If basic TCP/IP was hard, network administrators couldn’t do it. Servers give sysadmins a incredible visibility into the network—once they know how to unlock it. A systems administrator doesn’t need to know the innards of TCP/IP, but knowing enough to diagnose your own network issues will transforms a good sysadmin into a great one.
Unix-like operating systems have a primitive access control system. The root account can do anything. Other users are peasants with only minimal system access. Sudo lets you divide root’s monolithic power between the people who need it, with accountability and auditability.
While many people use sudo, most use only a small part of it’s features. Master sudo with Sudo Mastery.
DNS is one of the oldest protocols on the Internet, and was designed for a network without hostile users. Anyone who wants to break into a network starts by investigating the target's Domain Name Service. DNS Security Extensions, or DNSSEC, hardens DNS and brings it into the 21st century.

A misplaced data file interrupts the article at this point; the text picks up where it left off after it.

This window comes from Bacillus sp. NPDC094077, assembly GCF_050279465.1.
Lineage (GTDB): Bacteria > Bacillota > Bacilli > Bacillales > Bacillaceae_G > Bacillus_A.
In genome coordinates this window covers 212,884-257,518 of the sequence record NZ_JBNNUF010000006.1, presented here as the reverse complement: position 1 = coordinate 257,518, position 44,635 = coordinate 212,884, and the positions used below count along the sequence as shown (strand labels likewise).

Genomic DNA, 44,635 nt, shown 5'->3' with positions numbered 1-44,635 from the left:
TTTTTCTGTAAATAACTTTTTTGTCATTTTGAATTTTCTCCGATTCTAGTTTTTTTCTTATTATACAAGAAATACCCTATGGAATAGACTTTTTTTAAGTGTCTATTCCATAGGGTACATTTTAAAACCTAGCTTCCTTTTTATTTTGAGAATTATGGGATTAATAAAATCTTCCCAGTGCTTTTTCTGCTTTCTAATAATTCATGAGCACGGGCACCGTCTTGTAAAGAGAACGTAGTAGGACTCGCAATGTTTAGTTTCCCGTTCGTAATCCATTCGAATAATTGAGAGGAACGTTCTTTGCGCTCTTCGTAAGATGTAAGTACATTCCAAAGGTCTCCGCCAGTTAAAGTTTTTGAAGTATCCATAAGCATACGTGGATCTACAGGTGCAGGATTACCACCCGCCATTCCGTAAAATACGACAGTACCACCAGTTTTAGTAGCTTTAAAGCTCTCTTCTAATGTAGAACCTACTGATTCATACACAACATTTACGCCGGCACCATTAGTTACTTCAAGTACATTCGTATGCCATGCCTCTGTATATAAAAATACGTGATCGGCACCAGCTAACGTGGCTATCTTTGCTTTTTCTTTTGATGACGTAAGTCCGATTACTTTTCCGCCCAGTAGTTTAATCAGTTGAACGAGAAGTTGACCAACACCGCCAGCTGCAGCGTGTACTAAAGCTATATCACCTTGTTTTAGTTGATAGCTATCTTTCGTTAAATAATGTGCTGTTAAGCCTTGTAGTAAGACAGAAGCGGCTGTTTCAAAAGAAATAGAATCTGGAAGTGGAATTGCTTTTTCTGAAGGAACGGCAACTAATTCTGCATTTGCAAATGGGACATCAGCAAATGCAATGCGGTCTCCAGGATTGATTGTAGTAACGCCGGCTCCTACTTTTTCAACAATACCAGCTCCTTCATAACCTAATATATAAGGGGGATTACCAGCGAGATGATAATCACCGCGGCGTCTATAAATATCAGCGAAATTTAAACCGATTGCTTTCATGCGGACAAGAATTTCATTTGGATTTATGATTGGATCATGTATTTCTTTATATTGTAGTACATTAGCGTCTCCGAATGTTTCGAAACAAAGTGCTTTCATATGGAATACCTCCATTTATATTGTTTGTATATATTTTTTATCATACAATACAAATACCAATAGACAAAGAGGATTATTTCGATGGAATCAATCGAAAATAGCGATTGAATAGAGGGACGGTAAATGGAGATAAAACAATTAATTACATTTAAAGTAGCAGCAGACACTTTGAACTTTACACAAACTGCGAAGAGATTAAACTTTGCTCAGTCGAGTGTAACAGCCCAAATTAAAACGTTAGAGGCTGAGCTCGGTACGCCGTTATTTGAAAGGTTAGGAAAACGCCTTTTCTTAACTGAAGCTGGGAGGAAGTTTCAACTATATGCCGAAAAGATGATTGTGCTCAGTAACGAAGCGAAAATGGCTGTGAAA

Secure Shell (SSH) lets systems administrators securely manage remote systems. But most people only use the bare minimum SSH offers. Used properly, SSH simplifies your job.
This book saves you from sifting a decade of obsolete online tutorials and quickly gets you running:SSH with the OpenSSH server and the PuTTY and OpenSSH clients.
Master SSH with SSH Mastery.